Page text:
SINGAPORE, April 20 — She had her first taste of alcohol in her early teens. By 20, Clare was an alcoholic and on the way to drinking herself to death.

“Right from the beginning, I knew I drank differently from other people. It wasn’t your regular social drinking. I was chasing an effect, but the more I drank, the more that effect eluded me. It was a mental obsession and I could not stop it,” said the wellness coach, now 35, who requested that her full name not be used.

At 25, she suffered a major heat stroke related to excessive drinking. A few years later, she hit rock bottom.

“Your body tells you when it is breaking down,” said Clare.

“I knew I was at the bottom — the dehydration was severe, the numbness, the shakes and the anxiety that came if I wasn’t drinking constantly. The way I was going, I was going to end my life anyway so I decided to give Alcoholics Anonymous (AA) Singapore a shot.”

What Clare had thought was a long shot saved her life. Through AA’s 12-step recovery programme, as well as support from her husband and AA members, Clare eventually ended her longstanding drinking addiction, and turned her life and her husband’s sanity around.

“I told myself to give it a week, then it became a month, a year… Eventually, I didn’t want to kill myself anymore. I started showing up for life,” she said.

April is Alcohol Awareness Month. By sharing her experience, Clare hopes to raise awareness on alcohol abuse among women, which is a growing problem in Singapore.

Alcohol abuse is the second-most common mental disorder in Singapore among the other conditions assessed, and it is on the rise, according to the Singapore Mental Health Study conducted in 2010 and 2016.

Me too: More women drinking heavily and dangerously

Among Singapore women, the lifetime prevalence of alcohol abuse increased from 1.2 per cent of the population in 2010 to 1.7 per cent in 2016, according to the studies.

The uptrend has also been documented in earlier studies.

According to a local study on alcohol consumption trends between 1992 and 2004, an increase in frequent drinking was found to be most pronounced among Singapore women aged 18 to 29. The study was published in the journal Alcohol and Alcoholism in 2007.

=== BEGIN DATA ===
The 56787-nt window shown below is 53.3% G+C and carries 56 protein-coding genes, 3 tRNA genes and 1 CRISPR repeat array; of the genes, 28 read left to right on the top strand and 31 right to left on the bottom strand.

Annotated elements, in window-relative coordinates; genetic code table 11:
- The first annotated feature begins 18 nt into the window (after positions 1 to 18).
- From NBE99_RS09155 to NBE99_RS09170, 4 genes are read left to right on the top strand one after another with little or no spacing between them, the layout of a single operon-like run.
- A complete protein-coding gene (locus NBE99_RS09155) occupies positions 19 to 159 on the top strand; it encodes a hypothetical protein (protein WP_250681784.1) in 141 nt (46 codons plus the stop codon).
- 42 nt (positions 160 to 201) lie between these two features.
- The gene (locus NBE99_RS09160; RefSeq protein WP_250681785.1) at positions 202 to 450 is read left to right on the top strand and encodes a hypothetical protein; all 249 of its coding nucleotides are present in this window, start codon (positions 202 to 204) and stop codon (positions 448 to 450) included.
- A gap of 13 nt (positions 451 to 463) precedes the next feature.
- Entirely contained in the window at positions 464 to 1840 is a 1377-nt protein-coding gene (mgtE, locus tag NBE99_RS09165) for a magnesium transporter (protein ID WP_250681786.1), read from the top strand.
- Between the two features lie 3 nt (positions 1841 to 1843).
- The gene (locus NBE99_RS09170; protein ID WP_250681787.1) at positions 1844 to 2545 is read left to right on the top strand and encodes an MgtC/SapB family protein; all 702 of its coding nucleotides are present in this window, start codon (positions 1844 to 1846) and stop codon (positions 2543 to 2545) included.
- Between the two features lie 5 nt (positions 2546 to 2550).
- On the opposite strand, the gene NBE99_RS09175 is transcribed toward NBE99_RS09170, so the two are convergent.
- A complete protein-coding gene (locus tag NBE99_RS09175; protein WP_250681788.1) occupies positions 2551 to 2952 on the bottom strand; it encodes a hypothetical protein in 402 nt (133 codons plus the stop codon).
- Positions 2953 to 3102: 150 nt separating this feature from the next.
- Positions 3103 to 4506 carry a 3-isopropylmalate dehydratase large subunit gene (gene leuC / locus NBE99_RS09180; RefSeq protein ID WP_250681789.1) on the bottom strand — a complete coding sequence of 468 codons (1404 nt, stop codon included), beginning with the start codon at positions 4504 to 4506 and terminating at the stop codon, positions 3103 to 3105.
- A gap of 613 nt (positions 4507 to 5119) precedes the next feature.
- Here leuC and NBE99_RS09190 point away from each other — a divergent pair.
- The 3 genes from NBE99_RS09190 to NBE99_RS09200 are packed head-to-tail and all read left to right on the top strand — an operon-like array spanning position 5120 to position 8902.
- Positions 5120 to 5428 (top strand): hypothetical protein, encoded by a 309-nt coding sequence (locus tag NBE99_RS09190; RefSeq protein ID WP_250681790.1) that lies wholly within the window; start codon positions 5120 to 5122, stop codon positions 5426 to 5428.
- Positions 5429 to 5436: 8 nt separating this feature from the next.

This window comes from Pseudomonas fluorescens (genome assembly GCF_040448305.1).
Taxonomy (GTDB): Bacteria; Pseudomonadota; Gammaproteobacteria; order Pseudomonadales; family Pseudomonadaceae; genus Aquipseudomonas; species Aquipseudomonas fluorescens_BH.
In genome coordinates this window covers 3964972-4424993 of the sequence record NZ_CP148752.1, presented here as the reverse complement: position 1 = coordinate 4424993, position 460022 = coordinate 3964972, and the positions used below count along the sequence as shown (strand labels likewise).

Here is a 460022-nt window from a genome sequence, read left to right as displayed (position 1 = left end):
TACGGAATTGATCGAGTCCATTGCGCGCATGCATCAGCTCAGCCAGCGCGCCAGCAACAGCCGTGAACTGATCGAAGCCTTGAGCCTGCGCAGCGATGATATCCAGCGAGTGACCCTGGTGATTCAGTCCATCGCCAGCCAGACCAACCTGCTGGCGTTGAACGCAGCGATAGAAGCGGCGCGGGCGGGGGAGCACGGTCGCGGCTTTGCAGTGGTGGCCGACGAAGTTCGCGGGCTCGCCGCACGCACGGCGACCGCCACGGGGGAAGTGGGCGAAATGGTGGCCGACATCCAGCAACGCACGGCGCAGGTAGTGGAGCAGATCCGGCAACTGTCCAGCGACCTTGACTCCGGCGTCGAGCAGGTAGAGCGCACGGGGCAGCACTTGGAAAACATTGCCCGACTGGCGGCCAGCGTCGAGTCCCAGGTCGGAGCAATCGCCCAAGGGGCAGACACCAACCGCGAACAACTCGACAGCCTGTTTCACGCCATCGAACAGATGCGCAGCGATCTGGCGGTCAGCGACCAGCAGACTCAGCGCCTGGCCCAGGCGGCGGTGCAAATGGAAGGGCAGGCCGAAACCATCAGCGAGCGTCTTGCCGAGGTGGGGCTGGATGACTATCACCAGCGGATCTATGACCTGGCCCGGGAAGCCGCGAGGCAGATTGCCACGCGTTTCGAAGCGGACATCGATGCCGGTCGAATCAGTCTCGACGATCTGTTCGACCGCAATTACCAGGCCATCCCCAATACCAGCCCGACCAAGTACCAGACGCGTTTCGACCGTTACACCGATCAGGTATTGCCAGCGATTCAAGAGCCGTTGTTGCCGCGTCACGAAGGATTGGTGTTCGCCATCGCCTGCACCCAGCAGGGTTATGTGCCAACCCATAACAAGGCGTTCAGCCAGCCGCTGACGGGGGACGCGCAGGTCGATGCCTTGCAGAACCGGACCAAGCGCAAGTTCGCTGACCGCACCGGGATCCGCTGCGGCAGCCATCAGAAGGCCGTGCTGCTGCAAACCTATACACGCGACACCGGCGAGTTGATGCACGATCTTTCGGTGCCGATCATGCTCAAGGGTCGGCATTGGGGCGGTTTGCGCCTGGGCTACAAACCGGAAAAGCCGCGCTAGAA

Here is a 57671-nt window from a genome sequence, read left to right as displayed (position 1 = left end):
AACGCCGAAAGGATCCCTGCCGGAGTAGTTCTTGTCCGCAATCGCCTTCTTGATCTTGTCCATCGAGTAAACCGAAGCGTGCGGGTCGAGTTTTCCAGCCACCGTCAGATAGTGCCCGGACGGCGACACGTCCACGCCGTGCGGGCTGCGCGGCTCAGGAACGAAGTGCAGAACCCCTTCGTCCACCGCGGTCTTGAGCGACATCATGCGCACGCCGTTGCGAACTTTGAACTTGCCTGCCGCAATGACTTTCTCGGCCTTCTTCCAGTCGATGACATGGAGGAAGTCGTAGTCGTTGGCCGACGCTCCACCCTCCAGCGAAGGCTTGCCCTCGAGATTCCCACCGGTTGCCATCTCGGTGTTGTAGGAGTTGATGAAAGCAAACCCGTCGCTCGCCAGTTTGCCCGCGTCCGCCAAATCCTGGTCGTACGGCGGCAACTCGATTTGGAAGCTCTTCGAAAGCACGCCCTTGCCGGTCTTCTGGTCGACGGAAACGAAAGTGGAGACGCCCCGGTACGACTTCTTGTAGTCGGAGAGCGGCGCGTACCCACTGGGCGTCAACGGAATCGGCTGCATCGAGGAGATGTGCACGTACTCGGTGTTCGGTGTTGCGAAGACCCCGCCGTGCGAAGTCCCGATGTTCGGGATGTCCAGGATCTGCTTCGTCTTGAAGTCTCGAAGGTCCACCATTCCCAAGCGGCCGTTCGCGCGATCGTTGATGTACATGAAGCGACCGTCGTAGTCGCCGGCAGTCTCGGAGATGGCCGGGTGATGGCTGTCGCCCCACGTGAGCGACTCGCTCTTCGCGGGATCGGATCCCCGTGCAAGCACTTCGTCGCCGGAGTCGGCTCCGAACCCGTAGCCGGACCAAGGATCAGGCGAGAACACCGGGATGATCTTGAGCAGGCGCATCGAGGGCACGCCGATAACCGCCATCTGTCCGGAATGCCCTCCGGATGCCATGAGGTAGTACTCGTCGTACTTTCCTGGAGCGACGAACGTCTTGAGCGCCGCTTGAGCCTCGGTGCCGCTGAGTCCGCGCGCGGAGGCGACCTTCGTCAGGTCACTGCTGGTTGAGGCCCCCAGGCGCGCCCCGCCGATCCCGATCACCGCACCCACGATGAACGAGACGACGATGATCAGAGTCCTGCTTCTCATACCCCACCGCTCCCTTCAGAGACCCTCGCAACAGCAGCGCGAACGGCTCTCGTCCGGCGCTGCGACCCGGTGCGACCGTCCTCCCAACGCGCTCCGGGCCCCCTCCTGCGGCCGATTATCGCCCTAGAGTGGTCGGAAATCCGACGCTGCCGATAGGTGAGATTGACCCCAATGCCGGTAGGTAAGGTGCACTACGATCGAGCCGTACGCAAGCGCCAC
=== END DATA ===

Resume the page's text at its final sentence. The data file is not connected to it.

At the Institute of Mental Health’s National Addictions Management Service (Nams), the number of new patients with alcohol use disorders has gone up.

Women make up 15 per cent of new patients with alcohol use disorders, said Dr Guo Song, a senior consultant at Nams.

Nams’ youngest female patient was only 13 years old when she sought treatment — a sobering reminder that alcohol use disorders can hit underaged drinkers.

“The patients we see at Nams for alcohol use disorders, whether men or women, usually have a chronic history of heavy alcohol consumption. Often, they are unable to control their alcohol use despite having encountered negative consequences,” said Dr Guo.

Women alcoholics less likely to seek help

A representative of AA Singapore, which has women-only sessions, estimated that about 30 per cent of alcoholics seeking help are women. However, he said the figure is likely an underestimate as women are less likely to come forward to seek help for their drinking problems.

“I don’t think fewer women have the problem than men. In Singapore, there are lots of cultural reasons why people don’t turn up for (AA) meetings. It can be particularly hard for women — they may be judged more harshly by society for their drinking problem,” said AA Singapore’s representative.

Their spouses may be victims of their addiction, but may also be less willing to come forward to seek help.

“I know several men who have been subjected to abuse by their spouses who have been drinking. You can’t tell anyone, so what do you do?” said AA Singapore’s representative.

While Eleanor Ong, a psychotherapist at The Relational Counselling Studio, sees more male alcoholics, this could be because women are more likely to seek out support elsewhere — through friends or informal support groups, for example — rather than go down the healthcare route, she said.

Many alcohol abusers also tend to be “high-functioning”, which makes it easier for them to hide or deny having a drinking problem in the early years. Despite her heavy drinking, Clare said she was somehow able to continue with her job and everyday life.